Cobley said it was important such efforts were recognised. 'Are you paying them fairly for that? And are you rewarding them for the value they are creating and not just paying them as cheaply as possible?' he asked.

ISBA also took the opportunity to unveil progress of its joint initiative with the IPA, 'The Good Pitch' new-business service. Dare/EDC chief marketing officer Helen Weisinger highlighted Muller, Skoda and NSPCC as examples of brands taking a fresh approach to the pitching process.

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5. Consumers 'ignorant' about online behavioural ads (OBA)

Jon Woods, Coca-Cola general manager and ISBA president, highlighted online behavioural advertising as the 'biggest' regulatory issue advertisers face this year.

'It's an important issue because of the share of our investments, which are shifting to digital,' he said. 'It's about balancing concerns around privacy against our ability to enhance the consumer experience and build ecommerce.'

Whittingdale claimed there was 'a lot of ignorance' about OBA on the part of consumers. 'The idea that it is computer-generated is not widely understood,' he claimed.

While legislators may want it to operate under an 'informed consent' basis, Whittingdale warned this would not work without a 'programme of education'.

Additional reporting by Sarah Shearman

TV vs SOCIAL

'Unless you are going to get a million (fans on social media), don't bother' - Philip Gladman, Diageo

Below are some of the responses from marketingmagazine.co.uk and Twitter to Gladman's assertion that brands without major social-media followings should invest in TV instead.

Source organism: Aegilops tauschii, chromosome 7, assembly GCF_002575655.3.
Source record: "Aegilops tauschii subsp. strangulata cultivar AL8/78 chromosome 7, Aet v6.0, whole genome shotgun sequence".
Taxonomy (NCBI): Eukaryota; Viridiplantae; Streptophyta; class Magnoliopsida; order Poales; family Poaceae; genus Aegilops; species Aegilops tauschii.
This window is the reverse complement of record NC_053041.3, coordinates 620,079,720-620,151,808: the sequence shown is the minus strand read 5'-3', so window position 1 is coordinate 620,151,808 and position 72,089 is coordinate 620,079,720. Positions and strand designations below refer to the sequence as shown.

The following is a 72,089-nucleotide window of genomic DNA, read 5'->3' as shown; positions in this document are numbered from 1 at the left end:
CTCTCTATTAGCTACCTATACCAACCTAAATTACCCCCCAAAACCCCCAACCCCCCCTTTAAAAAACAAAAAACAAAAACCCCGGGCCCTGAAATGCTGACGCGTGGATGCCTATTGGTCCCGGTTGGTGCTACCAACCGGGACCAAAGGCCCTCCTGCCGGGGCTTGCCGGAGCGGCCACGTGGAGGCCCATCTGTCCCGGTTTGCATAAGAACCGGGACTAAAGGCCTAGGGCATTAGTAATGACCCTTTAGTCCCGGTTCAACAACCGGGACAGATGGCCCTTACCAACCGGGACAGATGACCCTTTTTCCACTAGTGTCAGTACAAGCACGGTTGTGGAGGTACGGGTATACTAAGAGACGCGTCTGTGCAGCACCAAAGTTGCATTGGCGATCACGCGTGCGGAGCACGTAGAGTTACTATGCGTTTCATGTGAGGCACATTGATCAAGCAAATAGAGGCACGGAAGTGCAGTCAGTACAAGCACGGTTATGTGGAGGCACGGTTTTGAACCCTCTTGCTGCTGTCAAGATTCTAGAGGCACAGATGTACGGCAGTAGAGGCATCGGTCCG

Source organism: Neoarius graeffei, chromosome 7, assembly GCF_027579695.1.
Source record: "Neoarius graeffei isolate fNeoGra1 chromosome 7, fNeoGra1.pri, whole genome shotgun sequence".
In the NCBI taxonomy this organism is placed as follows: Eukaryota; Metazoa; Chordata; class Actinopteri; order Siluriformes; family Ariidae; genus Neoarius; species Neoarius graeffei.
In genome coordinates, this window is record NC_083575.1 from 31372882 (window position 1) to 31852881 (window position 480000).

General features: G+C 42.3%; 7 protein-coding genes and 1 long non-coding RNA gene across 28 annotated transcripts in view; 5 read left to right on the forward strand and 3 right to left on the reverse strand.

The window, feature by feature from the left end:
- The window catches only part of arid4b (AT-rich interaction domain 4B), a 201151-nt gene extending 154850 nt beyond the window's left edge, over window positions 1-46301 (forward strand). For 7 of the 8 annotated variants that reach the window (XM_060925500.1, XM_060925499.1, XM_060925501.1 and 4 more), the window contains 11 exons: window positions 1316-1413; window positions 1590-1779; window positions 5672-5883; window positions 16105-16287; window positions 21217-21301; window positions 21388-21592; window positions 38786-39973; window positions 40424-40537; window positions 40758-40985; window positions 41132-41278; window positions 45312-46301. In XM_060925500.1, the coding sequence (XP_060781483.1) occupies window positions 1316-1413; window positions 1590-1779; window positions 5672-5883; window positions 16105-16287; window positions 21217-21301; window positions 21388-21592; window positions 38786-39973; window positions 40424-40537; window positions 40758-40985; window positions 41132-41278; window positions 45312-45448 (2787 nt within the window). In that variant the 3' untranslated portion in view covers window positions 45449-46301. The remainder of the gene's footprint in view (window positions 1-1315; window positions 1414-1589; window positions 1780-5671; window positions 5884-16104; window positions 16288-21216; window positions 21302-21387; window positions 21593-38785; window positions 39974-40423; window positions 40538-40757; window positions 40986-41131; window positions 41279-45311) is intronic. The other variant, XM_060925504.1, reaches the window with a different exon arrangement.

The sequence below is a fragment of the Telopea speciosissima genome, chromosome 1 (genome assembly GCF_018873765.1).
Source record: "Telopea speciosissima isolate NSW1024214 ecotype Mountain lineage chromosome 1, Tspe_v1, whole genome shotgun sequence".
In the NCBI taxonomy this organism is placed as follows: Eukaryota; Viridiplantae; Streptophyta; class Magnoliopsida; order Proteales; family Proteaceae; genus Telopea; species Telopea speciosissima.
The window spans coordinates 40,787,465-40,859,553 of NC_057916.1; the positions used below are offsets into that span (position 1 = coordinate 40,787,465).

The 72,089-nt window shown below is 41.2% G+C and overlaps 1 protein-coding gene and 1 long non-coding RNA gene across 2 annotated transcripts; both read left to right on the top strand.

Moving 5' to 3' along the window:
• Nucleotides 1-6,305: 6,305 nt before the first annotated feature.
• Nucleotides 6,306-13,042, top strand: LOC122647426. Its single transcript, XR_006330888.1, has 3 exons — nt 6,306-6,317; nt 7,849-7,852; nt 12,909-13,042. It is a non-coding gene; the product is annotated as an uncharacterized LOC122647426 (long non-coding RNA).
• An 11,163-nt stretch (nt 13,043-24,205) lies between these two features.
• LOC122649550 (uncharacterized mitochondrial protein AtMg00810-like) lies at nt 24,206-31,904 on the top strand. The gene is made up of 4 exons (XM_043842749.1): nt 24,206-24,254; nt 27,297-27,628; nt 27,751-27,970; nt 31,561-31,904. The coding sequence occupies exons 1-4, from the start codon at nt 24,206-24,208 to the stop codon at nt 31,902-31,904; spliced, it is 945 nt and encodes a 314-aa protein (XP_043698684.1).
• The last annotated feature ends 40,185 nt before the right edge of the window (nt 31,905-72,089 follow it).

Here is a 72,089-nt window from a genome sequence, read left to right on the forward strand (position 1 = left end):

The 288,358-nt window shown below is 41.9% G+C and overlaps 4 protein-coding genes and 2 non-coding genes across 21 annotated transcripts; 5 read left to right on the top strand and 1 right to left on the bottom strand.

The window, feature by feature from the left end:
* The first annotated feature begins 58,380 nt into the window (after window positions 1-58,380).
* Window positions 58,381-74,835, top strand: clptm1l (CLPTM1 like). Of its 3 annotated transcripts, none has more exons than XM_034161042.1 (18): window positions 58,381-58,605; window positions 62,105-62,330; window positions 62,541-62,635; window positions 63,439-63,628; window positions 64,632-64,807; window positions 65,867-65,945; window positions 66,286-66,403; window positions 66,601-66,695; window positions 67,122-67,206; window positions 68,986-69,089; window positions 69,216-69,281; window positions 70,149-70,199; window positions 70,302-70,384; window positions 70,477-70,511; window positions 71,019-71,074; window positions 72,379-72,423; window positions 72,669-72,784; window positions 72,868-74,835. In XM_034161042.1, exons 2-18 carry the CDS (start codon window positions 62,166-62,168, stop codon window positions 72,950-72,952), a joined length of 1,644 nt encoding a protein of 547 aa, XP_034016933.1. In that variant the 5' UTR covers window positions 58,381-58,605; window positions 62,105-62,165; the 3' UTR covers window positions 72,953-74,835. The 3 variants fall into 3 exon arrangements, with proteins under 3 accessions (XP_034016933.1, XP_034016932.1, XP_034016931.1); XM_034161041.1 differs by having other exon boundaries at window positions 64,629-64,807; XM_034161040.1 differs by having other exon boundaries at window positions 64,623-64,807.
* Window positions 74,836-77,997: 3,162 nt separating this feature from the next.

Tom Mountford: Sure, a brand might have a long way short of a million fans on social platforms, but if they had all opted to follow that brand and are interacting with the brand, that makes them relevant, so don't belittle their importance.

Dirk Singer: I have seen a backlash recently against the engagement vs reach argument, but research shows smaller communities are actually more engaged. A million 'on its own' is a vanity metric designed to make you look good, nothing more.

Philip Coen: Yet another marketer who does not understand social commerce. How do I know he's talking rubbish? Through solid results with clients who are seeing bottom line ROI and now switching budgets across to digital. TV? What next? Make ads in black and white with a voiceover from Bob Monkhouse?

Vincent Haywood: Yeah TV. Hey Philip, 1985 called, they want their strategy back.

Radical Company @RadicalCo: His underlying points are correct: you need scale in social media and don't be deluded that it's free.

GLADMAN RESPONDS TO READERS' COMMENTS:

'Given that this is a labour-intensive medium to do well in, we don't enter it half-heartedly; and, as communities rarely build quickly organically, we have an idea of what scale our brands need and what funding is necessary to achieve it. If you don't have the time or the funding you may well get a better return for your money from traditional advertising. On a mainstream spirits brand, we estimate the scale we need is about 1m followers and we would seek to achieve this over the long term.'

Do you agree with Gladman's comments on social media? Let us know below.

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This article was first published on marketingmagazine.co.uk